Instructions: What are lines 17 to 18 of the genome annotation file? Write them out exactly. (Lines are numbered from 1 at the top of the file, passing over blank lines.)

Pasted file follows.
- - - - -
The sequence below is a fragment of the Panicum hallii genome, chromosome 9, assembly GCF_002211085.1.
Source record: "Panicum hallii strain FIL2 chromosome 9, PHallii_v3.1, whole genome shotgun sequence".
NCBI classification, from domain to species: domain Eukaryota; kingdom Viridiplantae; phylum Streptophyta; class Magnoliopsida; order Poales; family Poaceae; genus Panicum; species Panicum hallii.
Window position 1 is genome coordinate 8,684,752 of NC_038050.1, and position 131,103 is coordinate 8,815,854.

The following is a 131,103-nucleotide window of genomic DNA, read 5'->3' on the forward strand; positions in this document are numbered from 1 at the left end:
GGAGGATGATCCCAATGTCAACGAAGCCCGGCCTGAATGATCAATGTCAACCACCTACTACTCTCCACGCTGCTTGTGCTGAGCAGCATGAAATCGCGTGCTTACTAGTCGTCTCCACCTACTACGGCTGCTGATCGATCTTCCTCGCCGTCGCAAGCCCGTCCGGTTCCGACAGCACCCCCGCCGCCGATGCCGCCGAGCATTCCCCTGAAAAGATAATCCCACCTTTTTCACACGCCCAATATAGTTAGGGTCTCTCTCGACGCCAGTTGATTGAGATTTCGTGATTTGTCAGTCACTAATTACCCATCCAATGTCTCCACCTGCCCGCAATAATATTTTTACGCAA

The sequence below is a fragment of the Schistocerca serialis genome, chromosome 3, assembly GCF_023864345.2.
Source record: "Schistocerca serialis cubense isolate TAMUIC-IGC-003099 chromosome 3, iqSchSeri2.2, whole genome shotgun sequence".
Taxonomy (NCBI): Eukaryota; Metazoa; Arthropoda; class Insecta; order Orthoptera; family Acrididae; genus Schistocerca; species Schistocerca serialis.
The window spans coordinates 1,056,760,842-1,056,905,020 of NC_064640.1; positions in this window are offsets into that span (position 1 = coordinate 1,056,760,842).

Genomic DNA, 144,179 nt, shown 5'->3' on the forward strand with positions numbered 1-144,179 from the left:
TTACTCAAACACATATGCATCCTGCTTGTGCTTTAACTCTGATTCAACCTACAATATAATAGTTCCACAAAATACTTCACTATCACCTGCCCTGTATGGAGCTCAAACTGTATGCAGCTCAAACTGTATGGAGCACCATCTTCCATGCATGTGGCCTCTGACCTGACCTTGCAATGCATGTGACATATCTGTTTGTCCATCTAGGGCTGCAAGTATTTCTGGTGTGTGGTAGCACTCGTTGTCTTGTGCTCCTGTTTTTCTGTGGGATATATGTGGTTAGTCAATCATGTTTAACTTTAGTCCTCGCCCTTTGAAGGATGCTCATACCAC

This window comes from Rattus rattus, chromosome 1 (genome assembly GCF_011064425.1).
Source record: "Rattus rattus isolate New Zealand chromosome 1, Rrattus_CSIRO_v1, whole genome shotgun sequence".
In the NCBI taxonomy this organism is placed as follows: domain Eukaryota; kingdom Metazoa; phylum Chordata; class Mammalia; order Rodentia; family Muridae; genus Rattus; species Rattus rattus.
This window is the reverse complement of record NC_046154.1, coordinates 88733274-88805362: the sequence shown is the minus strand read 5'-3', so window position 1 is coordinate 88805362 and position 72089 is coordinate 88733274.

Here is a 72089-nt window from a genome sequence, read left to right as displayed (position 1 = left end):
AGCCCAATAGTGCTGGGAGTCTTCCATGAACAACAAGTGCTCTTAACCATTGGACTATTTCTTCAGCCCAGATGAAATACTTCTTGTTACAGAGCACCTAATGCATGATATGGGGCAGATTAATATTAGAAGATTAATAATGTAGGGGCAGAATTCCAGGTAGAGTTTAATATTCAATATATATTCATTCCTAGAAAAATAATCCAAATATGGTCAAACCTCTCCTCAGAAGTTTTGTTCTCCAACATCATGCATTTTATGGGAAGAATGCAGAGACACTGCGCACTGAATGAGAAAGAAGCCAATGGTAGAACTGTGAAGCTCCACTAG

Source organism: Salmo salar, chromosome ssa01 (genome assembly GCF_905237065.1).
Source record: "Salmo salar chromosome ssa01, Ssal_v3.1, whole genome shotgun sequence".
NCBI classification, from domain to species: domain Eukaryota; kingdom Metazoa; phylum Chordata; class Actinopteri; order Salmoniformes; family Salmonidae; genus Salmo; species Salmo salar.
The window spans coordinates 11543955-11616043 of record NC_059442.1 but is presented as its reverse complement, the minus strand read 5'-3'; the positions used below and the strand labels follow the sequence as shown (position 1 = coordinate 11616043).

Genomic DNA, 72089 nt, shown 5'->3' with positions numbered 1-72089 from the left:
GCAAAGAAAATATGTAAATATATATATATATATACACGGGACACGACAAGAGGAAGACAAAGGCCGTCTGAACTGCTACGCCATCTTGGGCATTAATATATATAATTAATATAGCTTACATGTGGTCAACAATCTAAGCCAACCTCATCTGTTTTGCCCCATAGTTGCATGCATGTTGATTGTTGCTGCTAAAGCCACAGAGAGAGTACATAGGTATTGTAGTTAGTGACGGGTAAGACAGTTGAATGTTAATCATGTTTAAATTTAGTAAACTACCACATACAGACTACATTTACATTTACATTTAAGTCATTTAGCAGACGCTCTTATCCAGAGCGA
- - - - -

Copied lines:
Here is a 72089-nt window from a genome sequence, read left to right as displayed (position 1 = left end):
AGCCCAATAGTGCTGGGAGTCTTCCATGAACAACAAGTGCTCTTAACCATTGGACTATTTCTTCAGCCCAGATGAAATACTTCTTGTTACAGAGCACCTAATGCATGATATGGGGCAGATTAATATTAGAAGATTAATAATGTAGGGGCAGAATTCCAGGTAGAGTTTAATATTCAATATATATTCATTCCTAGAAAAATAATCCAAATATGGTCAAACCTCTCCTCAGAAGTTTTGTTCTCCAACATCATGCATTTTATGGGAAGAATGCAGAGACACTGCGCACTGAATGAGAAAGAAGCCAATGGTAGAACTGTGAAGCTCCACTAG